The Numbers Game: Stefan Cleveland '16's 0.62 goals-against average in 2015

by Vikram Bodas | 4/3/16 6:10pm

4-4-16-sports-stefan2-courtesy
Courtesy of Stefan Cleveland

Each week The Numbers Game will break-down one Dartmouth sports statistic.

0.62: Stefan Cleveland ’16’s goals-against average in 2015

Co-captain of the Dartmouth men’s soccer team Cleveland had a magical 2015 campaign. For the second consecutive year, he helped propel the Big Green to an Ivy League Championship. Individually, Cleveland won the Ivy League Defensive Player of the Year honor and was later named to the First Team All-Ivy squad for the second time in his career.

The Dayton, Ohio native started 14 games for the Big Green and recorded an impressive 9-4-1 record in those contests. He made 58 saves over the course of the season and recorded a .866 save percentage, while also recording nine shutouts on the year.

Even more telling of Cleveland’s utter dominance in net was his 0.62 goals-against average in his 2015 campaign, improving this figure from 0.97 in 2014. As far as goalies are concerned, this statistic is the best way to judge their impact. After all, a goalie’s main objective is to simply allow as few goals as possible over the course of a contest.

For people who may be unfamiliar with the statistic, it is obtained by dividing the total number of goals a goalie has allowed for the season by the number of games played. In Cleveland’s case he played in 14 games last year and gave up nine total goals. Ostensibly, several other factors independent of goalie performance can affect a goalie’s goals-against average including defensive performance, pace of play and the team’s overall philosophy. However, at the end of the day, its simplicity makes it the best statistic for comparing goalies from team to team.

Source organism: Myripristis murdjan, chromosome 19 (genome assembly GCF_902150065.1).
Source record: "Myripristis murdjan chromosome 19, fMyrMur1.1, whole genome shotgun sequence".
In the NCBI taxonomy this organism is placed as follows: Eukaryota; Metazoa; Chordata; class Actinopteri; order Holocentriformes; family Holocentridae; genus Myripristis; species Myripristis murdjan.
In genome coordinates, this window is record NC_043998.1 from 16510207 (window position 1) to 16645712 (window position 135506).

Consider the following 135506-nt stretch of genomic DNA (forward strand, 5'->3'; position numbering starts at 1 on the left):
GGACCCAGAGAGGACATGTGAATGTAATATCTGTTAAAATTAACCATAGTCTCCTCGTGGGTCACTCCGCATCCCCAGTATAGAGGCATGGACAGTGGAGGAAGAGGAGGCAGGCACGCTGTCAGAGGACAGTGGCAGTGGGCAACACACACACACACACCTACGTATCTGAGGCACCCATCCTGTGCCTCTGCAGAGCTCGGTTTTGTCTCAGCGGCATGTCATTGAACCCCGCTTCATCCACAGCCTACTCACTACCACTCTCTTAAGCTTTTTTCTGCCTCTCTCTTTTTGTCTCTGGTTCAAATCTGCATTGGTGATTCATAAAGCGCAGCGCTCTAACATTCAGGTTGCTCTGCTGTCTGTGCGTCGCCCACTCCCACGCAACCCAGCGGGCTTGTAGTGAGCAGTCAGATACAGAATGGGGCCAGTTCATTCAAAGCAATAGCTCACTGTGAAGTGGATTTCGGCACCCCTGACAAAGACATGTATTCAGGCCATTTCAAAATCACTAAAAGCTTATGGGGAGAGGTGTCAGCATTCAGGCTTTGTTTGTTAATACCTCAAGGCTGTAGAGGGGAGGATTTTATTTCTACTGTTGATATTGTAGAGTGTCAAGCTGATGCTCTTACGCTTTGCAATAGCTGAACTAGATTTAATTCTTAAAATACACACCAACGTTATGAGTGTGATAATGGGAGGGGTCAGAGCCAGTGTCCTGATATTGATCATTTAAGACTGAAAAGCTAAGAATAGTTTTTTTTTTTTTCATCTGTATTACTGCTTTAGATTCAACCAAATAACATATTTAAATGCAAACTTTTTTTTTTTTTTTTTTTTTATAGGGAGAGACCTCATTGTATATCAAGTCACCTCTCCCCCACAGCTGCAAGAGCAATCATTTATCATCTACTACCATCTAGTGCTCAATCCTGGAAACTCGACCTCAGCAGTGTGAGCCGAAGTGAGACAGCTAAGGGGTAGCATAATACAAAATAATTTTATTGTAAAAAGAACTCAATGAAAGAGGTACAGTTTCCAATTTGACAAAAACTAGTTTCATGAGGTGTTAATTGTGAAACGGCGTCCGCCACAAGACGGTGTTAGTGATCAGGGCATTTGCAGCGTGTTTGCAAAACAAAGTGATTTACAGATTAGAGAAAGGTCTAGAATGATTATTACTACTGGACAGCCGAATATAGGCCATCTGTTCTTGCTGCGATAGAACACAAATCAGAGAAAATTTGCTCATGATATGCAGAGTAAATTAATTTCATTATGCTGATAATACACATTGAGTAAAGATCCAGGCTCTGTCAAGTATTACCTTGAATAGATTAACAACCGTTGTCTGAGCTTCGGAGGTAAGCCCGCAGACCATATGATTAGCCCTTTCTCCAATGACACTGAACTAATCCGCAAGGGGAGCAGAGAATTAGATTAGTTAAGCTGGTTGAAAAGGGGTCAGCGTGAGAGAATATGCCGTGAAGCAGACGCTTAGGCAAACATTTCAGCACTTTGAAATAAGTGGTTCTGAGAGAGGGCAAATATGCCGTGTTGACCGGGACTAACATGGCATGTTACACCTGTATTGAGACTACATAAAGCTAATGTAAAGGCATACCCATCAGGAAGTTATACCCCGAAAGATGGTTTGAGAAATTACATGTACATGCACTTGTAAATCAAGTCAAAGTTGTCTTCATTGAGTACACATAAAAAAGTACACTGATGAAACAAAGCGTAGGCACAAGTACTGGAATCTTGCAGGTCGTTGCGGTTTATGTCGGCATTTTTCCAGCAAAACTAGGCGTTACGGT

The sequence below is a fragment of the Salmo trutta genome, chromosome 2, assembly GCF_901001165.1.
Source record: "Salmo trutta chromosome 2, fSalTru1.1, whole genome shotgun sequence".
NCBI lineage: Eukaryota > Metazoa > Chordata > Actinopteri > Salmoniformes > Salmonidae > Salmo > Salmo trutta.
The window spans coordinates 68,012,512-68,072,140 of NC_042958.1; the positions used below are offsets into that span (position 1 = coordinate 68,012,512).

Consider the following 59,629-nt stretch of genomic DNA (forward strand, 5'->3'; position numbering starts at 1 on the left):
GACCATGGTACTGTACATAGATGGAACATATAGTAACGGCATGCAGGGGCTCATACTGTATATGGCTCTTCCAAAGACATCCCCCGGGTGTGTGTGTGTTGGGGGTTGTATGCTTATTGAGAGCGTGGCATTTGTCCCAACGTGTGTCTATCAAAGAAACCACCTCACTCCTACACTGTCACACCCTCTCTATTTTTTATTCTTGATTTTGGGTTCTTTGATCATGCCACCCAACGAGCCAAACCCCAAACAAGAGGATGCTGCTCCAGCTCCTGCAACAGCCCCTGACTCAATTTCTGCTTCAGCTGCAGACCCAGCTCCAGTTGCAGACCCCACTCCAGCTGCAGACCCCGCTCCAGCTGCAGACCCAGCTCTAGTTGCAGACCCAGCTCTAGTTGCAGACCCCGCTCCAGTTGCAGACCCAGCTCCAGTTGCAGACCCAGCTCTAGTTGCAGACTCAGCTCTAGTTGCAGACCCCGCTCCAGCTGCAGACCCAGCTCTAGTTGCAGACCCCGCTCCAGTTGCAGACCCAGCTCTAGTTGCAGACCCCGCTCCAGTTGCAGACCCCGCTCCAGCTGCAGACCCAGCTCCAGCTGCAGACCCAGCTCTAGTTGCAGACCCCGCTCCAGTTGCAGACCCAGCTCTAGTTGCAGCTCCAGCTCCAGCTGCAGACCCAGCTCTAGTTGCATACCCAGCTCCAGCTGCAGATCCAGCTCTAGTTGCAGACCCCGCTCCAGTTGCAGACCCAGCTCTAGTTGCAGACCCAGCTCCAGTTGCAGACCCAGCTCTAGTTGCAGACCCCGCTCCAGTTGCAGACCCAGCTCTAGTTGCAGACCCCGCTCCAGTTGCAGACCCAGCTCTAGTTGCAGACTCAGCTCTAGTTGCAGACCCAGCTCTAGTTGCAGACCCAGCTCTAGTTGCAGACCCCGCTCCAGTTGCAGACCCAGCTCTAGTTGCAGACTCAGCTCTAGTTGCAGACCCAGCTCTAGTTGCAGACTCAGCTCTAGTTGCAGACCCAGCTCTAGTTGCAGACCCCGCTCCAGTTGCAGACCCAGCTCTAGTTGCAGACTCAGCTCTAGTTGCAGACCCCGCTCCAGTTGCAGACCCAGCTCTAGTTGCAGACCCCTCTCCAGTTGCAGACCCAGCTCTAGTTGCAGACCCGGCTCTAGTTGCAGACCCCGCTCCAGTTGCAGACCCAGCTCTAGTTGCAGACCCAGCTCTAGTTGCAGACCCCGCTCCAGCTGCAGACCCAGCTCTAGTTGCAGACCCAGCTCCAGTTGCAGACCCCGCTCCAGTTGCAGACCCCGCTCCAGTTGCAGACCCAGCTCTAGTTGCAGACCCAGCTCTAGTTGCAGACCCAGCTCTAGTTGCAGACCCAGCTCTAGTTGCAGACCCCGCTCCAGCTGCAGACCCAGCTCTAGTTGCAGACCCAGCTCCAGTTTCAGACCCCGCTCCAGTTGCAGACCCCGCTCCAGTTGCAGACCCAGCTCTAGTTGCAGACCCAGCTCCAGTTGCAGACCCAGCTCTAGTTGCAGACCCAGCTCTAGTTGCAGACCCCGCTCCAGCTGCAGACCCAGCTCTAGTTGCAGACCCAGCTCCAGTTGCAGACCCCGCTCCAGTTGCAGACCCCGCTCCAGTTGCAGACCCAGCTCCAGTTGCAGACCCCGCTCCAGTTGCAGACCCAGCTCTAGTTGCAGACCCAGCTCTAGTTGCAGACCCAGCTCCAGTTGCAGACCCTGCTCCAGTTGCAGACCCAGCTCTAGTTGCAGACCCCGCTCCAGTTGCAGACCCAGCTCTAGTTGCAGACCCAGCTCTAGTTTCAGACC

If we compare Cleveland’s goals-against average to other Ivy League goalies over the course of this past season, Dartmouth’s netminder stands heads and shoulders above his contemporaries. The second leading Ivy League goalkeeper in this category who saw at least 500 minutes of play was Columbia’s Kyle Jackson, posting a 0.86 goals-against average. Every other regular Ivy League keeper gave up on average more than one goal per game. Essentially, Cleveland allowed .21 fewer goals per game than the next closest Ivy League keeper and nearly .40 fewer goals than the all other Ivy goalies that played for significant stretches throughout the 2015 season.

Although Cleveland’s edge may appear marginal, soccer’s relatively low scores mean incremental differences as far as this statistic have a tremendous impact on the game. In terms of the whole country, Cleveland’s senior season ranked seventh out of all Division 1 goalies as far of goals-against average.

Let’s now look at some of the best professional goalies in the world’s goals-against average to better frame Cleveland’s number. In the current 2015-2016 season, Joe Hart of Manchester City has amassed a 0.96 goals-against average while Arsenal’s Petr Cech has given up on average exactly one goal per game. Even in terms of two of the most decorated and respected keepers in the world from the Premiere League, Cleveland’s 0.64 mark from this past year still remains extremely impressive.

With Cleveland graduating this year, the Big Green will be hard-pressed to replace arguably its best player. The team will need solid goalie play if it hopes to three-peat as Ivy League Champions. Head coach Chad Riley, who will be entering his fourth season in Hanover, has already announced that the team is bringing in keeper Henry Stusnick ’20 as part of the program’s new recruiting class. Stusnick joins a roster that already includes goalies James Hickok ’17 and Max Lurie ’19 as the trio will try to fill the large shoes left by Cleveland next season.